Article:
Hence the long-delayed signing in early 2012 of a common economic zone linking Kazakhstan with Russia and Belarus, allowing money, workers and capital goods to cross the vast Russo-Kazakh border visa- and tariff-free.

"This [new zone] will lead to the integration of Russian banks in Kazakhstan," says Sadyrov, who echoes the view of many when he says this renewed push by Moscow into Central Asia is seen as the precursor to a new era of global expansionism by Kremlin-linked capital and corporates.

"If you can’t deal with your neighbours, how can you deal with people from across the street?" he asks. "Kazakhstan is seen as a core Russian market, with strong cultural and language links. The roots of the economy and basics of the economy are roughly the same. This is the natural backyard of Russian banks, in the same way that Central and Eastern Europe was the next natural stop for [western] European banks."

Guran Andronikashvili, chairman of local mid-sized lender Metrocombank, a Georgian who has worked in London and New York with JPMorgan Chase, says: "Russian banks have been very aggressive in terms of gaining clients. It’s about market-share gain, not profitability, for them."

Not all Russian banks with a presence in Kazakhstan have succeeded. Alfa Bank opened its doors in 1994 and has done precious little since. It mans just five branches (most of them in heavy-mining and oil-drilling regions), with no outlets at all in Almaty. VTB ranks outside the top-20 Kazakh banks according to AFN, although its corporate-lending-heavy Kazakh loanbook expanded by 48.5% in 2011, suggesting that it is on the same track as Sberbank.

Sberbank’s central overlords clearly like what they see in Kazakhstan. The lender posted local net profit of KT7.7 billion ($52 million) for the full year 2011, more than double the total generated by HSBC, its nearest foreign rival. It will open its first private-banking outlet in Kazakhstan in late 2012 in Almaty, with plans for a second branch in Astana slated for 2013.

This success seems to have prompted Sberbank to promote the Russian-born Smirnov, who is being recalled from Kazakhstan in June and placed in charge of 1,700 outlets in the greater Moscow region.

Sadyrov, who is widely tipped to replace Smirnov (although he politely declines to comment on the pending job vacancy), professes himself surprised at the speed with which Sberbank has carved itself a strong, if not yet dominant, position in Central Asia, bypassing several larger Kazakh banks en route.

To be sure, the local banking sector was thrown into confusion, first by the troubles at BTA and other banks, then by the government’s cackhanded efforts at limiting the fallout (the more they splashed around, the wetter everyone got). But perhaps more damaging was the inability of relatively robust Kazakh lenders to recover from the crisis and move on.

Sadyrov highlights the case of Halyk (People’s) Bank, probably the country’s healthiest lender in the post-BTA era, and with the best medium-term prospects. Halyk is very profitable – it posted earnings of KT36.4 billion in 2011, more than three times as much as second-placed Kaspi Bank, and has become the leading lender by deposits, with KT584 billion at March 1.

Yet it still trails rival Kazkommertzbank (KKB) by market share of total assets and gross loans. And while new net lending by Sberbank grew by 279% in the 24 months to end-2011, faster than any other lender, Halyk’s loan book grew by just 8%, ranking it 11th nationwide.

Top 15 Kazakh banks
By net profit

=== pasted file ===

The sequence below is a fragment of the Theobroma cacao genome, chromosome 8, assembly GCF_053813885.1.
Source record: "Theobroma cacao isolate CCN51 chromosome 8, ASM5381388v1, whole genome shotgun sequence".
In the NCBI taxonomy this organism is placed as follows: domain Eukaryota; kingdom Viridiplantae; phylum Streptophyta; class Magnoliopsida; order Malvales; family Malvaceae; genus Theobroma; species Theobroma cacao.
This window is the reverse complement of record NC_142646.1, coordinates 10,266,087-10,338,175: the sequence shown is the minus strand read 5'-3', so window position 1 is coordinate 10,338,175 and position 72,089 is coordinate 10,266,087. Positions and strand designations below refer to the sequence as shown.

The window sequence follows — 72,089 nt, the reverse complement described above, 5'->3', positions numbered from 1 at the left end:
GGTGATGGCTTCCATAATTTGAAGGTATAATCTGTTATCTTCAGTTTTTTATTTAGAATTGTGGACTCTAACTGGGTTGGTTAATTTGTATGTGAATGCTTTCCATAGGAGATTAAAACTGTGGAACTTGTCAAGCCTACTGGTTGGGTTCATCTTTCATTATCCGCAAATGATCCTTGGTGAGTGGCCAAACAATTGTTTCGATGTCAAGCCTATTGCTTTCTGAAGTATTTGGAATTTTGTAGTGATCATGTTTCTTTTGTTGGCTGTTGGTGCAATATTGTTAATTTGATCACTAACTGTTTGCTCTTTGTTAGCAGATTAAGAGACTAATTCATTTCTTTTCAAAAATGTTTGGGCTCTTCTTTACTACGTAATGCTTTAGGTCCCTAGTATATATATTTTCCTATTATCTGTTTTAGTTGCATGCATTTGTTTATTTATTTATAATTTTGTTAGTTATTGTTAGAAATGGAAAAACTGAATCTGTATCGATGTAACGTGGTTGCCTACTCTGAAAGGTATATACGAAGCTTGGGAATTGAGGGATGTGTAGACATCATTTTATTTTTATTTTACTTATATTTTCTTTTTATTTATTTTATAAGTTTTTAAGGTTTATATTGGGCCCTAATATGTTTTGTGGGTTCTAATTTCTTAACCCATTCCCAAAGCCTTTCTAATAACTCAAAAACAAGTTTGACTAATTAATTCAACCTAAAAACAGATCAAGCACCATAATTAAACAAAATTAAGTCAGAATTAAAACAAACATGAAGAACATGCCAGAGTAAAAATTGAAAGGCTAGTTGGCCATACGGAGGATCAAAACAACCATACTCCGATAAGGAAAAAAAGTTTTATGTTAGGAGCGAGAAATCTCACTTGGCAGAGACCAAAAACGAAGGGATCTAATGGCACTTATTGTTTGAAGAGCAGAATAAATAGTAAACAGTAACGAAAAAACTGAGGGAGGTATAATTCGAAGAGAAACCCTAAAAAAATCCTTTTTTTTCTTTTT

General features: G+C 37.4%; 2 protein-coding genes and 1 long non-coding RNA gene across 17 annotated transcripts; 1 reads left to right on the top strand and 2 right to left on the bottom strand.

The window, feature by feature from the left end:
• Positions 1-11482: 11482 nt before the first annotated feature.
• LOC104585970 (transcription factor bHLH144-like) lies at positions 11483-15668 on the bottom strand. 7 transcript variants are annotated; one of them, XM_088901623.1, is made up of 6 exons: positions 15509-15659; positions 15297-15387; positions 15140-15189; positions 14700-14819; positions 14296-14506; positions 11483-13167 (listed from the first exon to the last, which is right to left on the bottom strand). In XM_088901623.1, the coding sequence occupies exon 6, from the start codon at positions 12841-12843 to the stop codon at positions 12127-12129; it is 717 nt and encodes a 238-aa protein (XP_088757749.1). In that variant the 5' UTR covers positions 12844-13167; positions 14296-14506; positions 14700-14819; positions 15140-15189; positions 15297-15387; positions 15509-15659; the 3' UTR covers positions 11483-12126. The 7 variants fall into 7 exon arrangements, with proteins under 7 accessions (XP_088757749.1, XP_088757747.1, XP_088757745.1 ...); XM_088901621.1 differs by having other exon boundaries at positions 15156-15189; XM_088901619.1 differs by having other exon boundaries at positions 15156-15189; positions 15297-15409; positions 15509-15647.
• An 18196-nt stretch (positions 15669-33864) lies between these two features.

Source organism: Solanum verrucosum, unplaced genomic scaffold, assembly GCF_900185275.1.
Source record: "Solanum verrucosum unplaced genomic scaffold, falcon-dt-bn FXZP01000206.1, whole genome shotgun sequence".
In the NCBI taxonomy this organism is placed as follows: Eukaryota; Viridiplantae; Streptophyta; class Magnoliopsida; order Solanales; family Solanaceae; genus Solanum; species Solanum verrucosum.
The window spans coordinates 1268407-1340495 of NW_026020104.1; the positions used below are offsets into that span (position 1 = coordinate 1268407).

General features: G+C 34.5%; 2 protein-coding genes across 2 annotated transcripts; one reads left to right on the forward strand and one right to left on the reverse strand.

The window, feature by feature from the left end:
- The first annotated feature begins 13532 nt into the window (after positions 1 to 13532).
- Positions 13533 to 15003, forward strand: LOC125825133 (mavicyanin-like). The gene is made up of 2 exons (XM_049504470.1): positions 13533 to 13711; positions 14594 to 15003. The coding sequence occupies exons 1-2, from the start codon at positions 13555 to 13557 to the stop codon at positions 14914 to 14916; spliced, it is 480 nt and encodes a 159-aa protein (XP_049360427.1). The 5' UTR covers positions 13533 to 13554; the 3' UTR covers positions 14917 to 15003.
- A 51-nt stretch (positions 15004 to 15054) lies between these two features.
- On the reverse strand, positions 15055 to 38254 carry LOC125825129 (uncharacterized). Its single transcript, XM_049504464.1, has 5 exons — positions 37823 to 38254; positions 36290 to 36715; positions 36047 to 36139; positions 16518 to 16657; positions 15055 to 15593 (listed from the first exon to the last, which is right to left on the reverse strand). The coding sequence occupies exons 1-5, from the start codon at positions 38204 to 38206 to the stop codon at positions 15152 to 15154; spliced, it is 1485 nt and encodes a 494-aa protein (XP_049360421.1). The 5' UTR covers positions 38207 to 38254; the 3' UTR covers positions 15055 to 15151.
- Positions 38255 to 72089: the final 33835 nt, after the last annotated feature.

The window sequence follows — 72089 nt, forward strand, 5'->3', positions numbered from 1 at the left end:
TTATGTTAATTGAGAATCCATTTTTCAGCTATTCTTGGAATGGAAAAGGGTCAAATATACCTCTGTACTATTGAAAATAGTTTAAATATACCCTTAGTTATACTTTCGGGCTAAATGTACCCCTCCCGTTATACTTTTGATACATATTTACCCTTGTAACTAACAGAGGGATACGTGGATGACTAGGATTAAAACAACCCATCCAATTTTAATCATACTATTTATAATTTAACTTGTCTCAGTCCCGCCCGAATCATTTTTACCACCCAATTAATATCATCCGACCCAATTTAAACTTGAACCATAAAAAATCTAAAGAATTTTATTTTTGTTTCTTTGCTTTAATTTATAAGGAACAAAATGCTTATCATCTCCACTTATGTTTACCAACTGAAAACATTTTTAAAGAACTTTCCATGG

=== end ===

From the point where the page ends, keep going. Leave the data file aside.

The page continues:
Source: AFN, Kazakhstan's Financial Supervisory Authority

"Halyk has better resources than us," says Sadyrov. "They could have 30% of the market. Why aren’t they fighting for every loan? Why aren’t they more active in retail [lending]? Five million customers take salaries from them every week, so they have these huge points of touch with customers. Yet they have created their own artificial goldfish bowl that keeps them smaller than they have to be."

Until recently, most Kazakh lenders dismissed the threat of a new Russian influx. This failure to recognize a genuine competitive threat was caused in part by existential concerns (notably the financial crisis) but also by local lethargy.

Kazakh banks had become accustomed to fighting with each other over local scraps, while foreign lenders (Citi, HSBC) focused on providing premium banking to foreign multinationals and wealthy individuals. Before they knew it, Sberbank was not just banging on the door demanding admittance, but was sat in the drawing room, drinking Scotch by a roaring fire.

The question now is: what next? This is a question local officials must answer for themselves. Do they want a banking sector open to all, thriving as the Kazakh economy continues to recover, even if that means a key industry dominated by Russian interlopers?

Or do they want to change tack, promoting, with explicit government financial support, a small group of state banking champions? "Before long, officials [here] will be faced with these two choices," says a leading executive at a big local bank. "Don’t be surprised to see lobbying [for state support] start pretty soon, as a lot of [Kazakh] banks remain in a very bad state."

That latter choice might wind up being the only viable option. Many of Kazakhstan’s mid-sized lenders remain rudderless, lacking strategy or direction, while a handful of larger ones, notably BTA, are essentially insolvent. Even the more fiscally sound lenders remain plodding and stodgy. Halyk is tipped by Jason Hurwitz, an analyst at Alfa Bank in Moscow, to grow its loan book by 11% this year, compared with growth of just 2% at KKB.

In a March 14 note, Hurwitz notes that the "slower growth of the largest [local] banks allowed other banks to pick up market share, notably Sberbank Kazakhstan".

Russia’s leading state lender, then, is committed to being an important long-term player in Kazakhstan. Sadyrov says Sberbank can become "one of the biggest banks in Kazakhstan – though not the biggest".

Then he stops and catches himself, grins, and adds a biter: "But if shareholders decide [we should be market leaders], we would execute that plan."

Little wonder that Kazakh and foreign rivals are starting to fret. Or that Sadyrov’s grin is a mile wide. His conversation is peppered with plenty of such upbeat optimism. It’s still enough of a rare sight here: a banker with a reason to feel cheerful in an industry still in remission.